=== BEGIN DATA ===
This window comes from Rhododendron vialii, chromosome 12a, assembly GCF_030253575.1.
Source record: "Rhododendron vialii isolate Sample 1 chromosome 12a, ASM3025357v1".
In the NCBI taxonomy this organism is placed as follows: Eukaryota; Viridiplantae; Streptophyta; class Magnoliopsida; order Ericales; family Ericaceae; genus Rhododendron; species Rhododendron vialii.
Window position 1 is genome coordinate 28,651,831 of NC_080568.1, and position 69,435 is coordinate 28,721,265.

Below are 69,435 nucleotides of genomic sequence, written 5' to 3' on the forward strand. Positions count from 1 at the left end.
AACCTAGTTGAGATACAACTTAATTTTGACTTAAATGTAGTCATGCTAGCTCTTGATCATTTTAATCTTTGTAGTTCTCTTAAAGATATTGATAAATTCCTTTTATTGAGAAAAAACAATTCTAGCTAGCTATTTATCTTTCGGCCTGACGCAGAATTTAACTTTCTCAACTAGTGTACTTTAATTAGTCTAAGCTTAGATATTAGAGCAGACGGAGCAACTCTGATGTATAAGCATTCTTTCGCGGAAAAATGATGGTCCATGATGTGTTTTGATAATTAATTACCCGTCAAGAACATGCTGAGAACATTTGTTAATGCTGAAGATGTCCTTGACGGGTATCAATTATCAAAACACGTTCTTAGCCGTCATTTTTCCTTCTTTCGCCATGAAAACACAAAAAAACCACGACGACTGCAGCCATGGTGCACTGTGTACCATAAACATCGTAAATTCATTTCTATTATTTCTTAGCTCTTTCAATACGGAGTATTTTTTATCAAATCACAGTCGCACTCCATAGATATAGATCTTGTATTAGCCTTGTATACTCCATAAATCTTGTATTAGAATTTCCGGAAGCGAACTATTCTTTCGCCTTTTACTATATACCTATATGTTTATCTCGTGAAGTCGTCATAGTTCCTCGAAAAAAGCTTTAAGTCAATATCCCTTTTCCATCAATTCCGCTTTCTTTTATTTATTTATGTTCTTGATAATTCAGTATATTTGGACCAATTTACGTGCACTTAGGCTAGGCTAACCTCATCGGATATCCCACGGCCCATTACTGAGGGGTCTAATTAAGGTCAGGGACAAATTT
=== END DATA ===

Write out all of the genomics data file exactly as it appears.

This window comes from Rhododendron vialii, chromosome 12a, assembly GCF_030253575.1.
Source record: "Rhododendron vialii isolate Sample 1 chromosome 12a, ASM3025357v1".
In the NCBI taxonomy this organism is placed as follows: Eukaryota; Viridiplantae; Streptophyta; class Magnoliopsida; order Ericales; family Ericaceae; genus Rhododendron; species Rhododendron vialii.
Window position 1 is genome coordinate 28,651,831 of NC_080568.1, and position 69,435 is coordinate 28,721,265.

Below are 69,435 nucleotides of genomic sequence, written 5' to 3' on the forward strand. Positions count from 1 at the left end.
AACCTAGTTGAGATACAACTTAATTTTGACTTAAATGTAGTCATGCTAGCTCTTGATCATTTTAATCTTTGTAGTTCTCTTAAAGATATTGATAAATTCCTTTTATTGAGAAAAAACAATTCTAGCTAGCTATTTATCTTTCGGCCTGACGCAGAATTTAACTTTCTCAACTAGTGTACTTTAATTAGTCTAAGCTTAGATATTAGAGCAGACGGAGCAACTCTGATGTATAAGCATTCTTTCGCGGAAAAATGATGGTCCATGATGTGTTTTGATAATTAATTACCCGTCAAGAACATGCTGAGAACATTTGTTAATGCTGAAGATGTCCTTGACGGGTATCAATTATCAAAACACGTTCTTAGCCGTCATTTTTCCTTCTTTCGCCATGAAAACACAAAAAAACCACGACGACTGCAGCCATGGTGCACTGTGTACCATAAACATCGTAAATTCATTTCTATTATTTCTTAGCTCTTTCAATACGGAGTATTTTTTATCAAATCACAGTCGCACTCCATAGATATAGATCTTGTATTAGCCTTGTATACTCCATAAATCTTGTATTAGAATTTCCGGAAGCGAACTATTCTTTCGCCTTTTACTATATACCTATATGTTTATCTCGTGAAGTCGTCATAGTTCCTCGAAAAAAGCTTTAAGTCAATATCCCTTTTCCATCAATTCCGCTTTCTTTTATTTATTTATGTTCTTGATAATTCAGTATATTTGGACCAATTTACGTGCACTTAGGCTAGGCTAACCTCATCGGATATCCCACGGCCCATTACTGAGGGGTCTAATTAAGGTCAGGGACAAATTT